This is a very bold statement raised by one of peer reviewers.
Well, the proposed model takes directly from the simplest Schrödinger equation solution. The free particle solution which yields to spreading wave packets. This is one of the most fundamental physics equations. There are countless experiments confirming predictions of this equation. It was shown [i.e. 10.1103/PhysRevLett.66.2689] that entire atoms may behave quantum way. That’s my favourite helium double slit experiment.
Indeed ideal gas is a corpuscle model. But we propose another gas model and study its properties. Physics is an experimental science. A new theory can’t be rejected on prejudice. It can’t be rejected because current, perfect model is different. It can be falsified with an experiment only. In the paper there are many falsification experiments proposed. And a few observed but unexplained phenomena may be covered by this model.

This is the key question on non-locality of quantum mechanics. Are wave functions real? Are they spread all over Universe? Schrödinger equation says nothing on the maximum spread of a free particle wave packet. There are many different QM interpretations dealing with non locality, hidden variables and so on. They are discussed for many years. No conclusion yet. This theory requires a non-local interpretation.
There is an interesting coincidence of an average galaxy diameter and a „diameter” of hydrogen wavefunction spreading for a free time in the order of magnitude of Universe age. If you plug the hydrogen mass and the age of Universe to the solution of this equation it turns out that standard deviation (a kind of „diameter”) of hydrogen atom probability distribution is more or less 10.000 light years. A typical galaxy size is a few dozens thousands light years. https://hubblesite.org/science/galaxies https://en.wikipedia.org/wiki/Galaxy
Why hydrogen? As far as we know hydrogen is the most abundant component of interstellar gas (ISM).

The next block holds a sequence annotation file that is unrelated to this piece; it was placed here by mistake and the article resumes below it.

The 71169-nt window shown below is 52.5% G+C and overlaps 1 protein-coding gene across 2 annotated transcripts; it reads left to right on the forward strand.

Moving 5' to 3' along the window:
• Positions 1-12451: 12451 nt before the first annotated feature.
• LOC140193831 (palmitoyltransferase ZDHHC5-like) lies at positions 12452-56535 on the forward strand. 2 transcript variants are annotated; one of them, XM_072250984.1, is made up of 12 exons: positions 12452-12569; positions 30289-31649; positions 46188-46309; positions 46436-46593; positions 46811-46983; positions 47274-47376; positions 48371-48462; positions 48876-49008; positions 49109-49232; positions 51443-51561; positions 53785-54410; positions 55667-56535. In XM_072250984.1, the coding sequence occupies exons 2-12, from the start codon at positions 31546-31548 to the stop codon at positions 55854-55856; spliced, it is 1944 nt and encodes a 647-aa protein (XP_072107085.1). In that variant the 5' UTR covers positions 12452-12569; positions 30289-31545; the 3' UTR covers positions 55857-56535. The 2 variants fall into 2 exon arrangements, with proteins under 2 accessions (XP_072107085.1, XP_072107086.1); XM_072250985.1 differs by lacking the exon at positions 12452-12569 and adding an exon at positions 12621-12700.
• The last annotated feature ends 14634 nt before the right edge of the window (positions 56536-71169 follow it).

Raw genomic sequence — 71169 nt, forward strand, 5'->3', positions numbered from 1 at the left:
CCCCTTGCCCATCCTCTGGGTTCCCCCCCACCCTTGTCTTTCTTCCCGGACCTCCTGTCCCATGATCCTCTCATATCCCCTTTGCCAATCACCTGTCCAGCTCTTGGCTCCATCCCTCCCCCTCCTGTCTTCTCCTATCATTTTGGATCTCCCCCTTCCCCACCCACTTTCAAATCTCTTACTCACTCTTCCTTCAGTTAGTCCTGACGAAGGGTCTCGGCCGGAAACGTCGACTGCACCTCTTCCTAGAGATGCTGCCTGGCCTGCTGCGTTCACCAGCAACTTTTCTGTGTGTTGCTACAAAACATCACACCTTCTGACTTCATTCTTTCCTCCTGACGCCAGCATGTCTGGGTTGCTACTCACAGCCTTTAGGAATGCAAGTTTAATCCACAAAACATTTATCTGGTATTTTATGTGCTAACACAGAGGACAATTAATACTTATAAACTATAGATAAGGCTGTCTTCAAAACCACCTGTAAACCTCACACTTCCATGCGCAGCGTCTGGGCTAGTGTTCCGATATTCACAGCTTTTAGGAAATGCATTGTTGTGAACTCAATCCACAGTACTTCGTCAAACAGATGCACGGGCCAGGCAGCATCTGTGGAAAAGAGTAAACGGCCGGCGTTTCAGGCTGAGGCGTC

It doesn’t explain Dark Matter origin. It just shows that smeared gas is a perferct candidate to be Dark Matter or one of Dark Matter components. Smeared gas’ full transparency and retained mass makes it fitting dark matter definition literally.

This is bold question. As a matter of fact we don’t know. What we know is that mass and energy is conserved by a smeared gas cloud. But particles are non local. This is the same type of problem as determining gravitational pull of an electron or atom passing two slit experiment. Maybe it’s a step towards quantum gravity?

We followed ideal gas and Beer-Lambert approach. Gas particles are assumed to be independent entities. A photon scattering event may occur on any of them. Markov chain is a tool to compute probability of photon bypassing all particles along its way towards detector. Bypassing all particles is a necessary condition to reach detector.

Although the proposed theory is valid in all scales the model presented in the paper is simplified and it relates to large scales only. It can’t be applied directly to small scales experiments. It relies on a classic light path approximations. Small scales requires taking into account more fundamental Feynman’s path integral approach. A bit more complicated equations should be derived.

There are many experiments proposed in the paper. We decided to undertake the one with two small detectors of different area measuring transmittance of the same gas cloud in a relatively big vacuum chamber. We expect to measure higher transmittance with the smaller detector.

We hope we’re not. We developed self-checking methodology. There are control runs designed. We use laboratory grade equipment. Experiment is about to finish soon. We’re preparing a full report on that. All data, source code, diagrams and methods will be published along with error estimations. We expect independent researchers to repeat this experiment or undertake one of anothers proposed. This experiment is surpisingly easy and cheap.